Tool time!

I’m ready to replace many dull, worn out and ugly tools with this great prize gift from Chris @CoronaTools. Thank you very much!

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#gardenchat

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Now you see them, now you don’t

Before this season, I have never considered how my Shop vac could be used to make gardening easier. I had a long conversation with a friend and she said she does this every year! I asked people at a local Rose Society meeting and they looked at me like I was crazy! But I tried it and I do suggest it, with comments below.

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First, consider the amount of loose soil is under your plant and if there would be a chance that much of it would get into and clog the vac.
Second, consider the amount of moisture currently in the garden. Leaves that are damp clog up the vac and tear the inner collection bag requiring replacement.
Third, consider the price of replacement bags. My model required me to go to Lowes for shop vac disposable bags at $15 for three bags.

If you choose to try this, one helpful hint is to position the vac suction hose in a linear way rather than coiled during use. It took me a few trials and jams to figure that out. Also, the tip of the suction end worked best by not hurrying and trying to get too much volume of leaves at one time.

Fall roses; preventing problems next year

Prevention is always easier than cure. All rose gardeners in all growing zones want to prevent growing problems in future seasons. The fungus spores I discussed yesterday will winter over if allowed to remain on the plant or on the ground. Cold and freezing conditions do not destroy these fungi. Removing all petals and leaves, diseased or not, should be goal in a well maintained rose garden. If you see disease, do not put them in your home compost because you most likely will spread the disease spores in the compost! Some roses naturally shatter petals, such as below.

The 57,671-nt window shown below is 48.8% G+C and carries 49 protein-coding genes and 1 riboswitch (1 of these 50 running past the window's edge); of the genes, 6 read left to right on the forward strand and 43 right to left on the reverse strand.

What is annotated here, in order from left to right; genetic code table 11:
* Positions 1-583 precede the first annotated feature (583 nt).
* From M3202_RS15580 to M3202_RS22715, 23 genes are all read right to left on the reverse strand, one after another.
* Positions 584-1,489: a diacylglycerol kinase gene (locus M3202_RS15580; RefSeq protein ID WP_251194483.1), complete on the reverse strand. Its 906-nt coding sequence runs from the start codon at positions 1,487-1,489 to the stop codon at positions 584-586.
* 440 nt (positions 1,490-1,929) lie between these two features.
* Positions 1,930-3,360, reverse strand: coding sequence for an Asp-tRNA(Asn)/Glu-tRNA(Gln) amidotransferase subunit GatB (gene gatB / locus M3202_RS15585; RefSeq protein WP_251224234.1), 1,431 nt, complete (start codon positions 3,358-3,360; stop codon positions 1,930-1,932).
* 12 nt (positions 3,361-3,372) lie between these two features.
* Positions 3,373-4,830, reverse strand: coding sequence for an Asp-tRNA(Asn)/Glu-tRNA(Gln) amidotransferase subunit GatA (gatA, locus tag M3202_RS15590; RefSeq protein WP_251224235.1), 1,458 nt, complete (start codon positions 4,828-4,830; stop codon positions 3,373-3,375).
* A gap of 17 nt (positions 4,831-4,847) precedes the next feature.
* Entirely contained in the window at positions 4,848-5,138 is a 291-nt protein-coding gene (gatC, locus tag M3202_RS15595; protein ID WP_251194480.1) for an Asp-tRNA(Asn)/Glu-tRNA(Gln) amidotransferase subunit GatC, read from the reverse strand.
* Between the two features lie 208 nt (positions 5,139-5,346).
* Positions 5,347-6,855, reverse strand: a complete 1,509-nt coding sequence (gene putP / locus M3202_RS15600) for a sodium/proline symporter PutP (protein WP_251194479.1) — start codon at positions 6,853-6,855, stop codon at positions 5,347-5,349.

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The Transplanted Gardener has some work to do!

Fall roses; fungal diseases

Warm days, cool nights and dew in the morning means ideal conditions for fungi to make roses ugly!

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Powdery mildew attacks new growth and the stems of buds.

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The first sign of powdery mildew infection is curling up of leaflets. The fungi enter the leaflet on the under side.

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Another fungal disease, black spot, usually starts at the bottom of a rose, then defoliates the plant if not stopped. Prevention is easier than cure with fungal diseases.

Fall roses; slow down growth

Winter is coming to the Northern hemisphere, we all know it. I hope you had a successful rose growing season. Yes, we will all have a few more smaller roses with great color before the long pause, but it is time to consider best practices in the rose garden this fall.

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‘Dr. John Dickman’ shows it’s best color in cooler weather.

Slowing down our roses means not encouraging tender, new cane growth in late September or later. Deadheading is a practice that stimulates new growth, so to slow down this process it is recommended that rose growers pull off petals of spent blooms before they shatter.

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Let it rot!

There is something very satisfying about making your own compost. Since I emptied my bin out on to a tarp for finishing a few weeks ago (think final drying out) I have been picking through it to learn what did not compost by the time I was ready to use it. Crocosmia and gladiola foiliage did ok, but the bulbs are still solid and sprouting. Grass, straw and leaves were good additions. A friend stopped over and asked when I was going to sift the compost. Honestly, I did not think about that but I did realize the benefit of getting out clumps etc. My friend talked about a frame for hardware cloth and that sounded nice but I was concerned about storage of something that would not get used often. So my solution was to wrap a few inches of the flexible wire hardware cloth around my wheel barrow. Now that I am done i can just roll up the hardware cloth for easy storage.

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